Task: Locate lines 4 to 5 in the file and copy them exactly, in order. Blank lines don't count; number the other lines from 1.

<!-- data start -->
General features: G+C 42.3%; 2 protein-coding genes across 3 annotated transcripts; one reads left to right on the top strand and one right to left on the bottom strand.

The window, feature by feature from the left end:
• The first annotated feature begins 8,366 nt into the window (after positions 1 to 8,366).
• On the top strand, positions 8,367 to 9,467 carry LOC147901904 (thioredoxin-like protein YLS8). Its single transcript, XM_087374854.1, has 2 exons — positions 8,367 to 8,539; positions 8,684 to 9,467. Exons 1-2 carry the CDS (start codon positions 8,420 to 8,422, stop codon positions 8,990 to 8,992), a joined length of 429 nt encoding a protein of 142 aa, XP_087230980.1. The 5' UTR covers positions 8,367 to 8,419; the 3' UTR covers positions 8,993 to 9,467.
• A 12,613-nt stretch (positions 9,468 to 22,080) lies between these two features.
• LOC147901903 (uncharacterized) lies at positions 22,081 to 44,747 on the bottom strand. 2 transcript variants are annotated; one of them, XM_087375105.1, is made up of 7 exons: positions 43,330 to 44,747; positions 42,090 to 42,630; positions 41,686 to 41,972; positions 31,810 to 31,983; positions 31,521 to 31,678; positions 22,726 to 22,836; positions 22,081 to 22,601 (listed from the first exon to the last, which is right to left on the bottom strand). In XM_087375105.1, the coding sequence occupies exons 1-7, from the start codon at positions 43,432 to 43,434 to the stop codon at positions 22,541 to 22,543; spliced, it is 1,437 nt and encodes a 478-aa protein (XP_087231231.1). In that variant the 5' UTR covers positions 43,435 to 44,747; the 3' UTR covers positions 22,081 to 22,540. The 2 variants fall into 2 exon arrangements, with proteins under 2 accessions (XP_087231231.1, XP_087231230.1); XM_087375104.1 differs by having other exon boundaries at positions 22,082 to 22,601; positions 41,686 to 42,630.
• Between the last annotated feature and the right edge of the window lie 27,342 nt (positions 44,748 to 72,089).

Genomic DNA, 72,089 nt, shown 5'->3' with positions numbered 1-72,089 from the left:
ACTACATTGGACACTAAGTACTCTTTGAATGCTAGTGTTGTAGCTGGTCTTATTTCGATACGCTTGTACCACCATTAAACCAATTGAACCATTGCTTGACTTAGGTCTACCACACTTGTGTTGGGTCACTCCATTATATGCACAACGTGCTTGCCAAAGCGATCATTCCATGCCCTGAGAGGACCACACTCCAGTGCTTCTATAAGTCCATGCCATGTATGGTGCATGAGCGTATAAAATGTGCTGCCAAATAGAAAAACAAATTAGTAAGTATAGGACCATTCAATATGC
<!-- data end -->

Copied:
• On the top strand, positions 8,367 to 9,467 carry LOC147901904 (thioredoxin-like protein YLS8). Its single transcript, XM_087374854.1, has 2 exons — positions 8,367 to 8,539; positions 8,684 to 9,467. Exons 1-2 carry the CDS (start codon positions 8,420 to 8,422, stop codon positions 8,990 to 8,992), a joined length of 429 nt encoding a protein of 142 aa, XP_087230980.1. The 5' UTR covers positions 8,367 to 8,419; the 3' UTR covers positions 8,993 to 9,467.
• A 12,613-nt stretch (positions 9,468 to 22,080) lies between these two features.